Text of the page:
The Warrens Second Commission Not As Great


the-conjuring-2-posterThe Conjuring 2 has at least two crosses to bear. Firstly, it’s burdened with being based on the exploits of a well-documented real-life demonologist couple, Ed and Lorraine Warren. Audiences expect authenticity. Secondly, it’s a summer tentpole sequel for a major studio, and must satisfy in that regard. In short, the film is expected to walk both the straight and narrow but also go wide and broad.

Setting the any questions of the real-world validity of their pursuits aside, the Warrens of The Conjuring are absolutely great movie characters. Played by Patrick Wilson and Vera Farmiga, they once again imbue them with earnestness, commitment and drive. Their Warrens are people of faith on a far-fetched mission, and they know it. They are off on their own crusade, yet remain on board with their Roman Catholic church hierarchy even when it’s difficult. (Which it often is.) They are self-proclaimed “agents of the church”, a fleshed-out real couple operating in the service of a highly imperfect institution which operates in the service of the Greatest Good. The films make no bones about this.

Like The Exorcist before it, The Conjuring films hinge on audiences buying into the reality of demonic evil. At least, the film’s version of demonic evil. Even the most staunch atheist can suspend disbelieve long enough to enjoy a well executed ghost story, which the first film, 2013’s The Conjuring, certainly qualifies as. (Strictly speaking, that wasn’t a ghost. But the point is clear). The alluring tag “based on a true story”, or even the watered down version, “based on true events”, bring certain baggage with their self-professed commitment to truth. In this sense, The Conjuring and The Conjuring 2 director James Wan must be both a spook house showman and a trustworthy re-framer of alleged biography. Wan is up to both tasks, as proven with the first Conjuring, a taut crowdpleaser loaded with as much earnestness as visual trickery.


For an experienced filmmaker who still qualifies as young and trendy, Wan (who’s previous film is the globe-hopping mega-hit Furious 7) is refreshingly good at cultivating a good old fashioned air of fear. With both films firmly rooted in the 1970s (the first one in an American farm house, this one in urban London), his evocation of the atmosphere of dread so common in horror stories of the era is convincing without becoming a set dressing/wardrobe/hair styling sledgehammer. Without falling into the common trap of playing gaudy dress-up with his actors and locations, Wan has delivered two films that feel period accurate, but are also in step with today’s filmmaking. His camera moves and cutting style could be employed on most any contemporary-based horror film to positive effect.

Pacing, however, proves to be a stumbling block this time. The question of why this movie needs to run 134 minutes is second only to the question of why these films are called “The Conjuring”, an apropos-to-nothing title. Overlong and overfamiliar, The Conjuring 2 attempts to slow-brew it’s way to an otherwise effective final climax. The trouble is, by that point, it’s too little too late. The most engaging story moments come well over the two-hour mark, already too lengthy for most any self respecting horror film. A third act twist falls under the category of “great story idea”, buried far too deep in the running time.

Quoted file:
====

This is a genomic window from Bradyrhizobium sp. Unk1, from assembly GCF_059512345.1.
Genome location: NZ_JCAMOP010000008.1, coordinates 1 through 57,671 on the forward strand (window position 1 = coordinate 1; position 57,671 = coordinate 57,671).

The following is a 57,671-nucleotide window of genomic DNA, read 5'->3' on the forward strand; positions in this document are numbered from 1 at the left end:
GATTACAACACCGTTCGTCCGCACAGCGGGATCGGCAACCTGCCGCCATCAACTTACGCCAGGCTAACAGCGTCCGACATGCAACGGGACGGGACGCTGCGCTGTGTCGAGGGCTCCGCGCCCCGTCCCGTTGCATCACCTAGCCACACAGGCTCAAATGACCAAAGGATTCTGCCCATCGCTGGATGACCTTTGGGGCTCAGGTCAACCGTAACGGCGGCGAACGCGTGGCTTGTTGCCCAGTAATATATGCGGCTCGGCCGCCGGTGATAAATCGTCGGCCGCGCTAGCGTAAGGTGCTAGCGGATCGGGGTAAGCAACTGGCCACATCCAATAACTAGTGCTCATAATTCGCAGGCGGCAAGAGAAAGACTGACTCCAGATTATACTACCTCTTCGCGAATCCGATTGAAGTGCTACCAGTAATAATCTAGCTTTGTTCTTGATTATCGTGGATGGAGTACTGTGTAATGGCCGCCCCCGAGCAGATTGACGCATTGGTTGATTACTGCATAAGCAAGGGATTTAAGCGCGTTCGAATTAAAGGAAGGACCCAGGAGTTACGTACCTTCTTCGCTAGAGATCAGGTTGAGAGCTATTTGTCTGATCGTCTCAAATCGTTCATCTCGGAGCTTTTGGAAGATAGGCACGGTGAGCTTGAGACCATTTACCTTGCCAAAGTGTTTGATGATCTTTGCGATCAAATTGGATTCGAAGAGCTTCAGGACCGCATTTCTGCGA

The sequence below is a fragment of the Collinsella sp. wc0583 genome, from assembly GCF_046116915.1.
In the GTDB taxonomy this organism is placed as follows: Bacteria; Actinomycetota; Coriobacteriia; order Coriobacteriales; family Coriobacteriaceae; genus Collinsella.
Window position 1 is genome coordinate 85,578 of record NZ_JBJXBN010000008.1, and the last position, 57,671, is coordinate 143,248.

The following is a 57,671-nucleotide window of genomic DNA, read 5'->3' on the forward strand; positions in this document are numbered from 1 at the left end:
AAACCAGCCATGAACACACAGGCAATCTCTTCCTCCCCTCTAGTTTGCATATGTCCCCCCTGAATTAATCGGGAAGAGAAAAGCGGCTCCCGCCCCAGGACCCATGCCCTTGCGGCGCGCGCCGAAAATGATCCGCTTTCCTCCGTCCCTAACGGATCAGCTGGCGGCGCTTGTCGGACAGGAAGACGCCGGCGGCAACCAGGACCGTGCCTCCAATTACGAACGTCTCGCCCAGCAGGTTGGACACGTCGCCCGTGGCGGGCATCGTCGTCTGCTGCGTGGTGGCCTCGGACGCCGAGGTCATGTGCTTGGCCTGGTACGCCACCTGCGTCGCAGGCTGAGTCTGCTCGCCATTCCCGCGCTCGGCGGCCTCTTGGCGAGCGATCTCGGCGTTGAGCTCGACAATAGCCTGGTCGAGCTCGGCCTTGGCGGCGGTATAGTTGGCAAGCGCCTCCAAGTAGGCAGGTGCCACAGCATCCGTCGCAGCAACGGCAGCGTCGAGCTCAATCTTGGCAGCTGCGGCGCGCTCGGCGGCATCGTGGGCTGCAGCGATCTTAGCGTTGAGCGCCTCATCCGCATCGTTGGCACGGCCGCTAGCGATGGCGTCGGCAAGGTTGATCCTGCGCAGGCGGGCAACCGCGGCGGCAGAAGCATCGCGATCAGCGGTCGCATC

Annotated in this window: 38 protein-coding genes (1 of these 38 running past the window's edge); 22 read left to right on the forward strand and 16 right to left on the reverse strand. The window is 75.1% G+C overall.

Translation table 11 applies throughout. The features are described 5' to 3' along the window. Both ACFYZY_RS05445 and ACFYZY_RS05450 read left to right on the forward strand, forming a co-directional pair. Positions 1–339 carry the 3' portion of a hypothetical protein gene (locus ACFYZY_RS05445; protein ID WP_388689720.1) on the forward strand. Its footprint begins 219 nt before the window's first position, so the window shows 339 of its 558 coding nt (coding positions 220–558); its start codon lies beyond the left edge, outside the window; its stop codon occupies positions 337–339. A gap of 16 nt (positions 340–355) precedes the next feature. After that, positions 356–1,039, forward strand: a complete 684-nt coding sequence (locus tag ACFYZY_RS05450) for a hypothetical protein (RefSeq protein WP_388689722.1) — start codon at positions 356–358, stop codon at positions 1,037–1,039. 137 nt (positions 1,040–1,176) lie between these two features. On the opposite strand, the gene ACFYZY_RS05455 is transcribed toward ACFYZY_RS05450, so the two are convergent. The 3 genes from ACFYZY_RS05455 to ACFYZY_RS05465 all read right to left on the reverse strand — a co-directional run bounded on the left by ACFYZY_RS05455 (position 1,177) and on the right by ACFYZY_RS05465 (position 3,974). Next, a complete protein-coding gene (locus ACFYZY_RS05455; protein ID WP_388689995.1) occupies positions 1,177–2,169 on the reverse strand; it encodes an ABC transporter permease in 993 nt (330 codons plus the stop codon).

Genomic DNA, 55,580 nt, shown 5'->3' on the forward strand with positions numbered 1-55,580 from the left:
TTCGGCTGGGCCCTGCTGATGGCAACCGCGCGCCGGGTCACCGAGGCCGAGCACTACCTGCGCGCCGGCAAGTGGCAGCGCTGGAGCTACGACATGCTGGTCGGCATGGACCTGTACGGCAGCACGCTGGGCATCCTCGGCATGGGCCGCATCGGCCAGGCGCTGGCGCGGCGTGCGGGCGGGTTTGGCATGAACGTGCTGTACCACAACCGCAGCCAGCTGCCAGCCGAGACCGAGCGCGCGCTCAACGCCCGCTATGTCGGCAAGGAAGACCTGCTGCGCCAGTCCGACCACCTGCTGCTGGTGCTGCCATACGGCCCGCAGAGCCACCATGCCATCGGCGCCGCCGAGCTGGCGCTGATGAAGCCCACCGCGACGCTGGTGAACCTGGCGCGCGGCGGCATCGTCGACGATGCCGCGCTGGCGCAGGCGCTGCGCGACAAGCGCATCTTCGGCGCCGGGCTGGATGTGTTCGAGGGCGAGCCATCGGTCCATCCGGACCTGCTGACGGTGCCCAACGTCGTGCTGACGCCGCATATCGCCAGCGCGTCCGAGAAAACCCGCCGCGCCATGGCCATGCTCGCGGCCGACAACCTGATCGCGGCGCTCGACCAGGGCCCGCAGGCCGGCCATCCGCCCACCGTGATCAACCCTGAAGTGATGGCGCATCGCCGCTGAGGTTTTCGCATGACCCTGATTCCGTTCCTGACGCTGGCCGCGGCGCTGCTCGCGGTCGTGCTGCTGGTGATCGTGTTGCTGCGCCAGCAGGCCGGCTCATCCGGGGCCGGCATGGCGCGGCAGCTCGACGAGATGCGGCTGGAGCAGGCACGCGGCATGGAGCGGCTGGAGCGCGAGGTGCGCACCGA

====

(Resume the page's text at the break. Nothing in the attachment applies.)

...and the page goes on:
Aside from the sheer watchability of Wilson and Farmiga as the Warrens (characters I’d suffer though worse films than this for), too much of The Conjuring 2 is familiar tropes and time spent with the British household that is under siege. (Based on the true-life “Enfield poltergeist” case, which spanned from 1977 to 1979.) It doesn’t help that the family in the first film, led by Lili Taylor and Ron Livingston, were more sympathetic. We are made to be rightly concerned about Lorraine’s horrific visions of her husband’s gory death, yet there’s an exploitative quality about the film’s repeated showings of her premonitions of Ed dying.

A few on-the-nose song cues are forgivable in a movie like this, but here there are at least three. One is “London Calling” by The Clash when the focus shifts to London. It’s edited to a montage of London iconography; an early warmed-over riff in a movie full of familiar warmed-over riffs. Non-musical riffs include these old classics: Loud supernatural banging at the door… Eerie disembodied whispers… Freaky-ghost jump scares… and a particular favorite of mine, a haunted toy truck rolling down the hall all by itself. These will ring a bell with anyone who’s seen a haunting movie before, regardless of however “factual” the occurrences themselves may be. The Conjuring 2‘s lesser first hour would’ve benefited from a good twenty minute trim of these instances. The audience simply doesn’t need this much convincing, they’re already in their seats.

Bigger problems include questions of internal logic violations and the inclusion of a truly hokey CGI “bogeyman” that Ed must square off with. Yet, The Conjuring 2 will not be excommunicated on these grounds. There’s a good Conjuring sequel in here somewhere, and a technically admirable one at that. Wan, Farmiga and Wilson bear the film’s crosses well and professionally. And if the Warren’s true-life case files are any indication, there’s plenty of increasingly outlandish-sounding material for future films. Here’s hoping that they get that shot at redemption.